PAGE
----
Review: Record of a Spaceborn Few?

Record of a Spaceborn Few by Becky Chambers

My rating: 4 of 5 stars

Chambers continues to make each book in this “series” a standalone that’s tangentially related to the other books. The second book continued with a couple characters from the first book, but otherwise did not interact with them at all. This book is related to the others in that one of the protagonists we follow is the sister of the first book’s captain. It doesn’t appear to have any connections to the second book unless I missed it.

In a way, this book doesn’t have an over-arching plot. Instead, like the movie Pulp Fiction, we have a series of inter-connected vignettes. What ties them together is that they all take place on the Exodan (don’t know how to spell, I listened to the audiobook) ships. As revealed in the previous two books, a long time ago, humanity left Earth and some of them didn’t settle the solar system. Instead, they set off on a bunch of generation ships in search of a new planet. There have been a million books (and some awesome video games – Hate Story, for exmaple) that explore generation ships and all the ways things can in a different direction than the ancestors had planned generations ago. In the Wayfarers universe, these humans have decided to just live on the ships forever.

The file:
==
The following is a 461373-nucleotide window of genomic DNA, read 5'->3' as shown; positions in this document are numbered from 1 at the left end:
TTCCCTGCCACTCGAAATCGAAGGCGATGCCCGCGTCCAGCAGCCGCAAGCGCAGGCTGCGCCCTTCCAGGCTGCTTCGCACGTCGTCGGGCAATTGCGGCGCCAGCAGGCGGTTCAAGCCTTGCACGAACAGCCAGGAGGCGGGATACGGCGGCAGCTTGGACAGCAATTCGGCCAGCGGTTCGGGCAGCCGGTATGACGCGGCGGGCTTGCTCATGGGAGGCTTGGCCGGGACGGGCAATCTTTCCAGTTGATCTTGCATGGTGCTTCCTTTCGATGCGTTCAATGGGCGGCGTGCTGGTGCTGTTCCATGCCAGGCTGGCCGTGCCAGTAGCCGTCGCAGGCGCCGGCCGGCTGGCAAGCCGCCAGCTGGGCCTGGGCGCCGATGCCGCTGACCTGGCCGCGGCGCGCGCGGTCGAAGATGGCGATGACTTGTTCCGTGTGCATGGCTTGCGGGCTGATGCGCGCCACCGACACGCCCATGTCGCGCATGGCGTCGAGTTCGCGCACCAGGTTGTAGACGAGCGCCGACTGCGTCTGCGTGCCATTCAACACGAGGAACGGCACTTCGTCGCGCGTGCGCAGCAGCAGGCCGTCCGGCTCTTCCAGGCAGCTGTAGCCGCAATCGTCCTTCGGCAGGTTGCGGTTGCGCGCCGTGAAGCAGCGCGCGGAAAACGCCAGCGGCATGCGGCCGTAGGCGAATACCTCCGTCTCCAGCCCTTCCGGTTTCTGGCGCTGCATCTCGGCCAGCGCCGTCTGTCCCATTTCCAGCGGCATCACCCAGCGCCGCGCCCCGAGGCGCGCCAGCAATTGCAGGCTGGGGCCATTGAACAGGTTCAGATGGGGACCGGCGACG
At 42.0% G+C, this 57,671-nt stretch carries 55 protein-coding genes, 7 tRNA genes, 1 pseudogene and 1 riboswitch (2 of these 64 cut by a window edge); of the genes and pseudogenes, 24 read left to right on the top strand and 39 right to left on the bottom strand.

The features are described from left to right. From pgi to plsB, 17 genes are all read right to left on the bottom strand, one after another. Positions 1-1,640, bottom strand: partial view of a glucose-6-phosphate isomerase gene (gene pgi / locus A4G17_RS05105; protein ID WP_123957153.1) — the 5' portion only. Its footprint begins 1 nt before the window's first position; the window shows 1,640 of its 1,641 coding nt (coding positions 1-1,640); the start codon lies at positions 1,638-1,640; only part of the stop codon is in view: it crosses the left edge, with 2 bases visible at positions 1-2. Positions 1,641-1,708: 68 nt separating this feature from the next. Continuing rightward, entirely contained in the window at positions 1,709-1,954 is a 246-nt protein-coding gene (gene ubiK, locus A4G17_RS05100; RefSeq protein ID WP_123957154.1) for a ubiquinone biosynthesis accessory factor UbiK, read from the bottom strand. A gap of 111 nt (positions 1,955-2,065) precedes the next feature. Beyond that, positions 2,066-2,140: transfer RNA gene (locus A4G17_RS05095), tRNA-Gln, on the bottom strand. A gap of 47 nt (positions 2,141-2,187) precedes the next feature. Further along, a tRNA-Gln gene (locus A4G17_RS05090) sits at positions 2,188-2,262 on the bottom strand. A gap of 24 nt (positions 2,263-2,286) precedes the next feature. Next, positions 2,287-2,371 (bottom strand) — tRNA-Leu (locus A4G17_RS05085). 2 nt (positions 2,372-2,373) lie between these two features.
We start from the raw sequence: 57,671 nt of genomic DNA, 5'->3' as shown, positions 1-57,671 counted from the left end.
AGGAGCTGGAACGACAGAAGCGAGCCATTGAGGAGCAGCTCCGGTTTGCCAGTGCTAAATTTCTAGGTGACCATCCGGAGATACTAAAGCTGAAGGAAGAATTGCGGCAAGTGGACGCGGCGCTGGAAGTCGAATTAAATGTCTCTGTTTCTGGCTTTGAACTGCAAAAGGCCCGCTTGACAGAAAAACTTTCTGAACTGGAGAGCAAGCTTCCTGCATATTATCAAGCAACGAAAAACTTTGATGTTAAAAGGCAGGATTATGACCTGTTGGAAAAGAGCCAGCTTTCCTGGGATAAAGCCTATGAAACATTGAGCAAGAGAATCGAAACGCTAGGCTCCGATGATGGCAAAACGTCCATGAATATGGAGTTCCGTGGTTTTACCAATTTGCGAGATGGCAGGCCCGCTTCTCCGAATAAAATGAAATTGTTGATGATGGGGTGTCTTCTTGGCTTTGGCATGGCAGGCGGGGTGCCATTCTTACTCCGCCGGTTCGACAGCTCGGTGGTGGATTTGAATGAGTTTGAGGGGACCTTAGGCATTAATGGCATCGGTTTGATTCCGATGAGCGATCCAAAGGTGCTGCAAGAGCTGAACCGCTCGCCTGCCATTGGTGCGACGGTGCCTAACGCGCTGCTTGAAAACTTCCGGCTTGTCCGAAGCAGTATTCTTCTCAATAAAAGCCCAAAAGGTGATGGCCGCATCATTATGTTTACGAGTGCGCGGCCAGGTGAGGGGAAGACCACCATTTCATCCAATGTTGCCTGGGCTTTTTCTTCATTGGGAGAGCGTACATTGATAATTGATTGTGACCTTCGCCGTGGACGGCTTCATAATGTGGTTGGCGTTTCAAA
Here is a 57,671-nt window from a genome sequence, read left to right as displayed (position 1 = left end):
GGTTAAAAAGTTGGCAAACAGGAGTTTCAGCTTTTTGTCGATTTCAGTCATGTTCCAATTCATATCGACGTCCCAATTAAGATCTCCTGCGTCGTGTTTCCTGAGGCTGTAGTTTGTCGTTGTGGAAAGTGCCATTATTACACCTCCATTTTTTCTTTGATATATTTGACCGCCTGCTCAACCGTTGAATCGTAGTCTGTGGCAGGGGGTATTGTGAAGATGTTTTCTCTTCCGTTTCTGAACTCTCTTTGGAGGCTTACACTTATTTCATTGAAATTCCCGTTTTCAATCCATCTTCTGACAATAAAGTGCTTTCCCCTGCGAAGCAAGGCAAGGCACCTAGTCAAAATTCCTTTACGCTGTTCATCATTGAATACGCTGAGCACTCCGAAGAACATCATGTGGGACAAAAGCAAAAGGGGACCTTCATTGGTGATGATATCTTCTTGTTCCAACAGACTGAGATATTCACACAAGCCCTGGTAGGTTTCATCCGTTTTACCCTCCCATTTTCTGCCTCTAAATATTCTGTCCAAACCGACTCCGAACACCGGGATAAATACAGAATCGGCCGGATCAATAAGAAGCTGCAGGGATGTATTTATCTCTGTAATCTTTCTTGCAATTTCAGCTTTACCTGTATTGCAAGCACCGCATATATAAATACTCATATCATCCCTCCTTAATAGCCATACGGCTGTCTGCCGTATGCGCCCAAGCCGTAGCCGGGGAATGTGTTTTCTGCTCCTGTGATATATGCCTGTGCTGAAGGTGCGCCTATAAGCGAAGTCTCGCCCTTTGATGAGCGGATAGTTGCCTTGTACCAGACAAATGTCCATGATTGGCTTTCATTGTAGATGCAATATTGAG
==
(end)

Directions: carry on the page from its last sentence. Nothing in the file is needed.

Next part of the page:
We follow two men and two women as they decide whether to stay or go. Because the main metaphor in this book can kind of be viewed as what happens to a small town or maybe a less rich country that has to deal with complicated feelings of pride in their own culture and shame at being behind or less desirable. At first I’d been thinking of the Amish, but there isn’t a Rumspringa equivalent in this book. We also have an alien who’s doing a sociological study of the humans and the articles they’re writing open up each section of the book.

On the one hand, by being made up of smaller stories that are only very loosely inter-connected (Isabelle, for example, is almost completely away from the other protagonists until the final section of the book), there isn’t a continuous propulsive force through the book. On the other hand, it does mean that if you’re not enjoying any particular storyline, there are 3 or 4 others to follow and you’ll probably be onto the next one soon.

If you enjoyed the previous two books, this isn’t a necessary read because, as I said, it doesn’t matter because the story doesn’t continue on. But if you enjoyed them, you probably enjoy Chambers’ writing and will enjoy this one, too.

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